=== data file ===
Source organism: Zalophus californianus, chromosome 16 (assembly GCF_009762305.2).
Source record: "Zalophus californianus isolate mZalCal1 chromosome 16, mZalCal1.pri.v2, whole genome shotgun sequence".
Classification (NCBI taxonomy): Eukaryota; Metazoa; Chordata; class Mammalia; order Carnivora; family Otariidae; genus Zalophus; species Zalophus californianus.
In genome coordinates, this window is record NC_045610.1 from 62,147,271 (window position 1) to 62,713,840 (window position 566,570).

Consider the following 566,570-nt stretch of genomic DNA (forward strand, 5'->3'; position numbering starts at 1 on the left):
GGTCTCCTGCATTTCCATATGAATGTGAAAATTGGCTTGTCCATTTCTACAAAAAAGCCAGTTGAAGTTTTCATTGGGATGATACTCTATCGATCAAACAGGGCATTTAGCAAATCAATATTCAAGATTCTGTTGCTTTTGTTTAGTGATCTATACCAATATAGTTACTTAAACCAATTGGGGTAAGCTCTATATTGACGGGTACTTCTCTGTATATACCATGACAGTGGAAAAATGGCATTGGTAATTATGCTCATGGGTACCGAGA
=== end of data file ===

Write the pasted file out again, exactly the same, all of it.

Source organism: Zalophus californianus, chromosome 16 (assembly GCF_009762305.2).
Source record: "Zalophus californianus isolate mZalCal1 chromosome 16, mZalCal1.pri.v2, whole genome shotgun sequence".
Classification (NCBI taxonomy): Eukaryota; Metazoa; Chordata; class Mammalia; order Carnivora; family Otariidae; genus Zalophus; species Zalophus californianus.
In genome coordinates, this window is record NC_045610.1 from 62,147,271 (window position 1) to 62,713,840 (window position 566,570).

Consider the following 566,570-nt stretch of genomic DNA (forward strand, 5'->3'; position numbering starts at 1 on the left):
GGTCTCCTGCATTTCCATATGAATGTGAAAATTGGCTTGTCCATTTCTACAAAAAAGCCAGTTGAAGTTTTCATTGGGATGATACTCTATCGATCAAACAGGGCATTTAGCAAATCAATATTCAAGATTCTGTTGCTTTTGTTTAGTGATCTATACCAATATAGTTACTTAAACCAATTGGGGTAAGCTCTATATTGACGGGTACTTCTCTGTATATACCATGACAGTGGAAAAATGGCATTGGTAATTATGCTCATGGGTACCGAGA